MADRID/TORONTO (Reuters) - BBVA (BBVA.MC) said on Thursday it was looking at the possible sale of its retail bank in Chile after Canada’s Bank of Nova Scotia (BNS.TO) expressed an interest in buying up to 100 percent.
On Wednesday, BBVA Chile BHI.SN had a market value of 1.2 billion euros ($1.4 billion).
Spain’s second-biggest lender said it could not say if the negotiations would lead to an agreement or what the terms of an eventual agreement would be.
A spokesman at BBVA said the Spanish bank was not considering exiting Chile altogether, where it also has a consumer finance unit.
Bank of Nova Scotia, or Scotiabank, confirmed in a statement on Thursday that it is in “non-binding, exploratory discussions” with BBVA Spain to acquire BBVA Chile.
“At this time, no formal agreement is in place and there can be no assurance that this process will result in a final agreement,” it said.
Scotiabank, which has the biggest foreign presence of any Canadian bank, is focusing its international strategy on the Pacific Alliance, a Latin American trade bloc comprising Mexico, Peru, Chile and Colombia.
The bank said this week its capital strength, which is the strongest of Canada’s major banks, gave it “flexibility to grow and invest.”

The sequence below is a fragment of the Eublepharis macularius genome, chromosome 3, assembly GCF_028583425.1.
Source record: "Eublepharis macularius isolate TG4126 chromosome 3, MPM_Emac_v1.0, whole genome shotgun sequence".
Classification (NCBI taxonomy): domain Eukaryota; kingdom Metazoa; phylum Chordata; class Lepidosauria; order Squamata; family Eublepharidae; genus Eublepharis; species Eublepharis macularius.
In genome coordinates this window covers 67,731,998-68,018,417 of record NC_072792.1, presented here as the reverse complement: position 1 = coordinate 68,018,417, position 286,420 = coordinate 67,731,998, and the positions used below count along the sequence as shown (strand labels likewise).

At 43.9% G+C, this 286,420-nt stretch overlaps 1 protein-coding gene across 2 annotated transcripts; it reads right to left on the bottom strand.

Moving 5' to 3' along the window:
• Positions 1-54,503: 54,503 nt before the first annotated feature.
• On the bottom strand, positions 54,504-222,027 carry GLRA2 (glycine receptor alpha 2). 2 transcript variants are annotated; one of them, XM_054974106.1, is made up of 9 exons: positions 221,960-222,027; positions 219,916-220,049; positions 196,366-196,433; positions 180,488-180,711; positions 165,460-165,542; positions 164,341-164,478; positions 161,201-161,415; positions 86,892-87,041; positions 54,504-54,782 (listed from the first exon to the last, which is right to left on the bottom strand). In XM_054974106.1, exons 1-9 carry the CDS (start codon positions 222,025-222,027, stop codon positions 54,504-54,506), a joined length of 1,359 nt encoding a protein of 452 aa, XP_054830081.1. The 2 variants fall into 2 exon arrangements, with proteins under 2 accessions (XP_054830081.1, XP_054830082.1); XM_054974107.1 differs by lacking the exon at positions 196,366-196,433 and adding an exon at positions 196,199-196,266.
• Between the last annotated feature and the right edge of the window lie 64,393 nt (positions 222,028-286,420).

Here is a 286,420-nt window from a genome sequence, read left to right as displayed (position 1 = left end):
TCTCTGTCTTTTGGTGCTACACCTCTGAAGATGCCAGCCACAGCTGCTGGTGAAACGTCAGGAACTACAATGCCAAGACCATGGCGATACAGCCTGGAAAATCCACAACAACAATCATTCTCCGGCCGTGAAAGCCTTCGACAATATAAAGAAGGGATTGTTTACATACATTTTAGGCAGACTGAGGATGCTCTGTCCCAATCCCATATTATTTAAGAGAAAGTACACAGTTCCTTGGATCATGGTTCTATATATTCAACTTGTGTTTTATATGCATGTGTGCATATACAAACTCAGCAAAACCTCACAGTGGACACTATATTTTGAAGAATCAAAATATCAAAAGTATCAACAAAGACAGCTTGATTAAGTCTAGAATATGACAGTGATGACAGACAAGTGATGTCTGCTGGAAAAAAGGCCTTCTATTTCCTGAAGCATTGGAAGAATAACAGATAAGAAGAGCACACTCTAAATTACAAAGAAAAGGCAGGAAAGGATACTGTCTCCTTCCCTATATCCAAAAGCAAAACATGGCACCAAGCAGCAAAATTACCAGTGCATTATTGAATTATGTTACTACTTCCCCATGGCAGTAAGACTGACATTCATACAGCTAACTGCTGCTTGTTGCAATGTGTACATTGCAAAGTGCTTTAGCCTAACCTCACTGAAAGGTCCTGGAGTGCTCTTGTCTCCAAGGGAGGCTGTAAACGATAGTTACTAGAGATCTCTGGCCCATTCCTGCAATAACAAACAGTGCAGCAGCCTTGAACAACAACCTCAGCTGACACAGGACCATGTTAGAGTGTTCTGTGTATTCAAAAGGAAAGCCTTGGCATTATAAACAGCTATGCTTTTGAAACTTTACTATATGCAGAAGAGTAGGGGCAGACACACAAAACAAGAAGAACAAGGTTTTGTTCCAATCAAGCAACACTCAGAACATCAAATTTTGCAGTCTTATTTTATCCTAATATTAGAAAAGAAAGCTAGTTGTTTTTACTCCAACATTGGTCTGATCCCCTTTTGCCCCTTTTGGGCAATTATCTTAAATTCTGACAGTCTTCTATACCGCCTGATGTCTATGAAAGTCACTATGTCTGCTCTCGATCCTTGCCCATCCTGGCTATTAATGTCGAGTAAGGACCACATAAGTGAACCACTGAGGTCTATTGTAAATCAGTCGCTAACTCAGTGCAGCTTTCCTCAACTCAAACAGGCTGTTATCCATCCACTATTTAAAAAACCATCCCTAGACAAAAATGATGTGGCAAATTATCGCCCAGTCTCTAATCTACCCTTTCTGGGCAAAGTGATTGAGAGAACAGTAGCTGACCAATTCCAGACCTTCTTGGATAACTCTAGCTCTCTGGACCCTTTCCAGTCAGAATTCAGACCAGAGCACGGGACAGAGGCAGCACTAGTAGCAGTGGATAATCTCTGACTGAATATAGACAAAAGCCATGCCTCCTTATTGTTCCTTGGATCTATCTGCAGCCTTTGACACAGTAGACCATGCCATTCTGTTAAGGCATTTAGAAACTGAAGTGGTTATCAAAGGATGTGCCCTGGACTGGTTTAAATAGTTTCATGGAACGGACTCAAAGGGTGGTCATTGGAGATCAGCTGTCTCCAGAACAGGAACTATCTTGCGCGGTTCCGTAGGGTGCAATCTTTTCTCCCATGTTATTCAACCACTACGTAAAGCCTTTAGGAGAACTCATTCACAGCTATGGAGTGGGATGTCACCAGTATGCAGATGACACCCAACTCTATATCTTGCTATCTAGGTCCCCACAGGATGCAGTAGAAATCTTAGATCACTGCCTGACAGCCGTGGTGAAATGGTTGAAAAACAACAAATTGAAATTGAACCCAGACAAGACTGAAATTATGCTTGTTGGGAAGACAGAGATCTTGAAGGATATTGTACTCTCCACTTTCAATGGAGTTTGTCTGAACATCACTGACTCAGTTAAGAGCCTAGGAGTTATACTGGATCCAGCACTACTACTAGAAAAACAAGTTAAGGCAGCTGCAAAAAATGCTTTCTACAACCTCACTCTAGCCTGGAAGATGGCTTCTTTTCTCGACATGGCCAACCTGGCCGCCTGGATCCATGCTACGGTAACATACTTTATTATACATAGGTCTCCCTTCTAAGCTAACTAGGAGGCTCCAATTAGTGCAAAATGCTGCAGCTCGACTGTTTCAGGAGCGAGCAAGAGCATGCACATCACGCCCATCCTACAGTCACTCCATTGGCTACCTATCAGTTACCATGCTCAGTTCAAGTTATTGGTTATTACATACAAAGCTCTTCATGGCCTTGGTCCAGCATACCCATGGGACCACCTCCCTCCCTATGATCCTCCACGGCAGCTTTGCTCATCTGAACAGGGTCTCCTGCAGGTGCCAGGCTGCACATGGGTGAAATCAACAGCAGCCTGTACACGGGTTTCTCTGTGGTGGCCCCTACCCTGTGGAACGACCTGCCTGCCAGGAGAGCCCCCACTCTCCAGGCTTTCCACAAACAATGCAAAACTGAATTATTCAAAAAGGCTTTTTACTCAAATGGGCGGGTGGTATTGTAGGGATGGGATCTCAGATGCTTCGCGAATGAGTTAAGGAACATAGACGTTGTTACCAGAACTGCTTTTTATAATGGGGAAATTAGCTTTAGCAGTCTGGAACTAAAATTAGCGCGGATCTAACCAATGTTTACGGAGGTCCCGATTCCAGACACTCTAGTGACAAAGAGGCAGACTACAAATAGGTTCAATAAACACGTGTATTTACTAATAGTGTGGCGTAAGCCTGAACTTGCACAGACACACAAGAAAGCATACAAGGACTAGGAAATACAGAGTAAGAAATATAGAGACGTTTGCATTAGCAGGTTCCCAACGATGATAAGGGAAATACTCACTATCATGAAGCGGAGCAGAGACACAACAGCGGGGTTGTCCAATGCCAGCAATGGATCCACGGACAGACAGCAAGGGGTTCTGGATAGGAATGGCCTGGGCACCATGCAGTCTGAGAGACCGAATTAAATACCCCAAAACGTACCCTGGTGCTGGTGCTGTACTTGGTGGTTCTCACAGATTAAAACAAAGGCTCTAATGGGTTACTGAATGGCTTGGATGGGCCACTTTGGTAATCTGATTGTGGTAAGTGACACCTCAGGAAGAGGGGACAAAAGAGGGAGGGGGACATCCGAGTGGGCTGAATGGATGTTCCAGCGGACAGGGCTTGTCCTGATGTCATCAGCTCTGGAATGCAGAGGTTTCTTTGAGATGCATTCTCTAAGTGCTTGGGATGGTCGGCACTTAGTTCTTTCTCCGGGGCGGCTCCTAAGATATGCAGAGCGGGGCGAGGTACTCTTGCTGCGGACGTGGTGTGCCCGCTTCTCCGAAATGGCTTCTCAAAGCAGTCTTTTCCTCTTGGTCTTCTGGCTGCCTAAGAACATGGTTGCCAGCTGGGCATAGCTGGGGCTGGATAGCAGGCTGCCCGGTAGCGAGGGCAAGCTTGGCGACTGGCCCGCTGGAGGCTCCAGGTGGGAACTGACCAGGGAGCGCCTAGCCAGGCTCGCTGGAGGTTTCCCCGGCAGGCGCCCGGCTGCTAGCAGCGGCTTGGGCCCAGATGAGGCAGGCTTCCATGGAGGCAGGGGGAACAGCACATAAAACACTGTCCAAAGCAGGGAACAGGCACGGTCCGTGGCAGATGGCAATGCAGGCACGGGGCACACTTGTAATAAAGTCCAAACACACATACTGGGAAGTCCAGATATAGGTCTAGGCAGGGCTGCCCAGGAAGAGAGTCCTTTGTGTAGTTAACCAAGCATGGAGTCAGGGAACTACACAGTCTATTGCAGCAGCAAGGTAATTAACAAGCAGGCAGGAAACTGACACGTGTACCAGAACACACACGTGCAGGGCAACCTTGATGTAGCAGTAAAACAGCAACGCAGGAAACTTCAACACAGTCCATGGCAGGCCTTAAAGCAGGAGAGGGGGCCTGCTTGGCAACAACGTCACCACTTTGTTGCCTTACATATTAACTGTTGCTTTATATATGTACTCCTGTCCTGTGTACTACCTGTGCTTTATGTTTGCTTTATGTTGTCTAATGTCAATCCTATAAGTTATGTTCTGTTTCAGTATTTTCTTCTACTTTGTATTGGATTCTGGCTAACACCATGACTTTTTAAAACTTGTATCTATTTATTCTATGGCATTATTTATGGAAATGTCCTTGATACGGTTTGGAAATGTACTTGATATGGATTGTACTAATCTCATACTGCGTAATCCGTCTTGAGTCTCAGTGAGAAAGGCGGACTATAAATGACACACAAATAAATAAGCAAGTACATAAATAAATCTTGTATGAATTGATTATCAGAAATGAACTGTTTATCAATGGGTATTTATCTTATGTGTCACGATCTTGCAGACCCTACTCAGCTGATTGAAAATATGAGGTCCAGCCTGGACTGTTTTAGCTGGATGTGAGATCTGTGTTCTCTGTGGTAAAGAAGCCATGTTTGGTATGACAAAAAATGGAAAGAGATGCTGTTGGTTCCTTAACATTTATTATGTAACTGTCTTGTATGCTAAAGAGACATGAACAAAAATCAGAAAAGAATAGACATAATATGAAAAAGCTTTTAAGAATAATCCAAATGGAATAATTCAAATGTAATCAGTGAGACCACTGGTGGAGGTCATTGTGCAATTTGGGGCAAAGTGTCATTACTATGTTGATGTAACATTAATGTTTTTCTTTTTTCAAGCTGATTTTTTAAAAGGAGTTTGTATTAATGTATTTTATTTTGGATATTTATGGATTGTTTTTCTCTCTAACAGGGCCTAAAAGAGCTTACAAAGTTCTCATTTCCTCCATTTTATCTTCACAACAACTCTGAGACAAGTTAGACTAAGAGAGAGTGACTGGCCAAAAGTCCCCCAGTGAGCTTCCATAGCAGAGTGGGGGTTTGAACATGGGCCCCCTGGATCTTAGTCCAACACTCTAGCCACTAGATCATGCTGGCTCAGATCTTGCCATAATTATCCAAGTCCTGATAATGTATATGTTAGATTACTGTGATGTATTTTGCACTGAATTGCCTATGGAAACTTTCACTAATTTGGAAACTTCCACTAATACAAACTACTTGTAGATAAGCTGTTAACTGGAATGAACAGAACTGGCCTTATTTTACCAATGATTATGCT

BBVA has a 68 percent stake in BBVA Chile, while 29 percent belongs to the Chilean family Said and the rest of the shares are in free float.
A weak first-half performance for BBVA in Spain showed margins were still under pressure from record low interest rates and it has been relying on its strong performance in Mexico to boost earnings.
Mexico accounts for around 40 percent of group profits.
In South America, which accounts for around 15 percent of group profits, earnings fell 3 percent to 404 million euros in the first six months of 2017. In Chile it booked a net profit of 96 million euros in the first half.
BBVA’s shares were up 1.85 percent at 7.475 euros at 0923 GMT, when Spain’s blue-chip Ibex index .IBEX was up nearly 0.7 percent.
Several brokers, including Alantra Equities and Jefferies, said such a deal could be positive for BBVA, helping to simplify its structure and providing a boost of up to 0.9 percentage points to BBVA’s capital adequacy ratio.
Reporting By Jesús Aguado; Editing by Greg Mahlich and Bernadette Baum